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I've been brainstorming about this problem for over a week now and cannot come up with a sensible way to do it.

Basically, I am building a component the purpose which is to let a user select a series of time ranges that can either be specific or general. This needs to be presented in a braindead-simple manner so that even non-tech-savvy users can figure it out with no effort and without looking at an instruction video or reading more than two lines of text. Specifically, the time ranges will be used to schedule deliveries (and are thus intended to let the user specify when they are available to accept them).

There will be two modes: specific and general, which I've decided I will separate with tabs. The "specific" mode is easy and is something I have covered (the user will pick two time windows); however, the more complicated one (and the one we want as default - so it is crucial for it to be very straightforward) will be the "generic" mode, in which the user should be able to communicate their availability in as specific and simple a manner as possible (for instance, "This week I am available weekdays after 6pm, except for Thursday, and also all day on Saturday").

I've thought about various ways of implementing this, but everything I come up with feels either counterintuitive, ugly, or weird. Some of the ideas I ran through were: bunch of checkboxes/text fields (simplest but ugly), a calendar where they can select time ranges (pleasant to look at but might confuse less-technical people; also cumbersome if I need to select, for example, 6-10pm each weeknight - I'd need to do it 5 times), I also thought of a free-form textbox where people can simply type a blurb about when they are available - but this is going to be ridiculously complex and bug-prone for such a simple task, etc.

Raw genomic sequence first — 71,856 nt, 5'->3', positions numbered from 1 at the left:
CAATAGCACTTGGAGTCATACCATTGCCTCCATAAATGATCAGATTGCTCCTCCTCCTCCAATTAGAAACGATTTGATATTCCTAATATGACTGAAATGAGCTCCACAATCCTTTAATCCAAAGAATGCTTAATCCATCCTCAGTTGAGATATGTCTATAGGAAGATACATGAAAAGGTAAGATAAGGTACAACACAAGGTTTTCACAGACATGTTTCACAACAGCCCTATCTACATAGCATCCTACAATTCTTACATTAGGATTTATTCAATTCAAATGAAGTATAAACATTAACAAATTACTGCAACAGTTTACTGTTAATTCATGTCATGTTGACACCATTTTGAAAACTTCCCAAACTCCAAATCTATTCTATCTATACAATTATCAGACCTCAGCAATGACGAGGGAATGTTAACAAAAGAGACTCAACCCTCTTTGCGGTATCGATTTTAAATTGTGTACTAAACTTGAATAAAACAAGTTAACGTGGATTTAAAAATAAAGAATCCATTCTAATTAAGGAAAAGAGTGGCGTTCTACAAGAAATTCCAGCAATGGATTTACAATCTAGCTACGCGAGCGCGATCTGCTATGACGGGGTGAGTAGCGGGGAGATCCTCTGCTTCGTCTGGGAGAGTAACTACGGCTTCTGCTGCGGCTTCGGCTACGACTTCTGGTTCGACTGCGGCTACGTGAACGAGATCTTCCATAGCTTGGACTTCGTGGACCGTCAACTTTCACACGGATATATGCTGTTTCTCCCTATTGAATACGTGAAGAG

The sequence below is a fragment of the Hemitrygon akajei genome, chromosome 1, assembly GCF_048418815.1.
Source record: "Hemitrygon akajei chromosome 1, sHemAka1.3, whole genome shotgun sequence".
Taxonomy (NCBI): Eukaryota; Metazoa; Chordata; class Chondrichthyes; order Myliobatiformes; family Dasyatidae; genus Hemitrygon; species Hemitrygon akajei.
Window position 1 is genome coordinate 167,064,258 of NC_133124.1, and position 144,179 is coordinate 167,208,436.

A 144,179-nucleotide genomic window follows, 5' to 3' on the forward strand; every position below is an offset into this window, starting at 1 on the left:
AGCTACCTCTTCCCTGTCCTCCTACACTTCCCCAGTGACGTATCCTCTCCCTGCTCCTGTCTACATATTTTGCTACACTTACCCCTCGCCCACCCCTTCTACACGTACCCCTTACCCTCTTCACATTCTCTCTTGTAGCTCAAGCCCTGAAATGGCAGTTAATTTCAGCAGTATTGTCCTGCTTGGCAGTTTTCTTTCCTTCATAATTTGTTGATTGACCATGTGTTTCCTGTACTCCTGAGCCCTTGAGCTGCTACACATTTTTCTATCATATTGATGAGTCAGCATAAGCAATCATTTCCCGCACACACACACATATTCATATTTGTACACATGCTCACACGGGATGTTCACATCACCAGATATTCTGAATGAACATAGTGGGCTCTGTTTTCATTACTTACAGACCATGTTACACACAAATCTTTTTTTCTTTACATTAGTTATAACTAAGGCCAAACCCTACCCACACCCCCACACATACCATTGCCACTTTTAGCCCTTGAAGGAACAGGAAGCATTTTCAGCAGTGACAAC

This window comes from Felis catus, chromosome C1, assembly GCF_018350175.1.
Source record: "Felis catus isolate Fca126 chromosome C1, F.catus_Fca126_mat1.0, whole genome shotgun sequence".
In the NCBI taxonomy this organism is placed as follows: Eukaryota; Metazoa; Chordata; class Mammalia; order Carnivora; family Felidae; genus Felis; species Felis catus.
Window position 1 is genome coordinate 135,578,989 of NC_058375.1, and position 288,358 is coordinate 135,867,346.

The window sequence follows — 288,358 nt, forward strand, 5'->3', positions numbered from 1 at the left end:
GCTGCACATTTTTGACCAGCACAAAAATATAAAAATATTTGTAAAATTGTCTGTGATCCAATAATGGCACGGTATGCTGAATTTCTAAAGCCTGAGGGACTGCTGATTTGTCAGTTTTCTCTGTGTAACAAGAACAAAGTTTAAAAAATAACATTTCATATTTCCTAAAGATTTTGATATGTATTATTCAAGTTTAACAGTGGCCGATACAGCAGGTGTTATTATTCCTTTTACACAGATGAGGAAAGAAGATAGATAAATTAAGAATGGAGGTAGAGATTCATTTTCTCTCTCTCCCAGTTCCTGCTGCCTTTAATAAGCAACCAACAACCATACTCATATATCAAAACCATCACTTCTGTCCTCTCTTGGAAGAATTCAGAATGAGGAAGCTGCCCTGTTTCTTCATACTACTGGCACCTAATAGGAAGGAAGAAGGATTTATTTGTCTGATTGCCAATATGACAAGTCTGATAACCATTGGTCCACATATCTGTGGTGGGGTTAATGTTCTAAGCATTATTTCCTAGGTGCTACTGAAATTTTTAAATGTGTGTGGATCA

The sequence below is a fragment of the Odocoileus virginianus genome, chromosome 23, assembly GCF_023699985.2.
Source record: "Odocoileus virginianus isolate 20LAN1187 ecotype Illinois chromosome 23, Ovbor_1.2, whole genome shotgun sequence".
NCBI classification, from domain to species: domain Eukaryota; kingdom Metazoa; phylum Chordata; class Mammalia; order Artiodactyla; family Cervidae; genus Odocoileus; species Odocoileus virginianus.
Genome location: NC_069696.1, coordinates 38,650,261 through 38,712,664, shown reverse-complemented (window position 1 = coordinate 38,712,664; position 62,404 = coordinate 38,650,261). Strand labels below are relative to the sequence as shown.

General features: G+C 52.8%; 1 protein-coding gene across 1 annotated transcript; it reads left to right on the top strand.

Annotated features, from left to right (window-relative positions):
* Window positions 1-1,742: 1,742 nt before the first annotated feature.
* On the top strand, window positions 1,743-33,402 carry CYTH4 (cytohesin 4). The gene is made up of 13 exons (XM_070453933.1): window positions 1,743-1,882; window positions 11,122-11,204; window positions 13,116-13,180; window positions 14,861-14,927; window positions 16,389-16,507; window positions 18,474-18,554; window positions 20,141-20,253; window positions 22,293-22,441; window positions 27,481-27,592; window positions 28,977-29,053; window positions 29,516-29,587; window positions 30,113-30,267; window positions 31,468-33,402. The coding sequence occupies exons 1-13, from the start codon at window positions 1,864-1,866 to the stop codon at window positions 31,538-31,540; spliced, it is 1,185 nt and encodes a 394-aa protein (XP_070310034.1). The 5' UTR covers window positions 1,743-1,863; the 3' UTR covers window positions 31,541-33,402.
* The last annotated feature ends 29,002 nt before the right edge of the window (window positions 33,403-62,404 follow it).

So, I was wondering if anyone has any ideas on how to best approach this. I am primarily a developer, not a UX guy, so I am sure this problem has already been solved by the UX community because I can't imagine that this use case is so rare. However, after searching, I wasn't able to find anything relevant (maybe there is a term for this that I'm not familiar with?).

Many thanks in advance.

  • Is the number of days limited (maybe one week starting tomorrow)? Is the time of day limited and is precision to the hour sufficient? – Crissov Nov 16 '15 at 19:42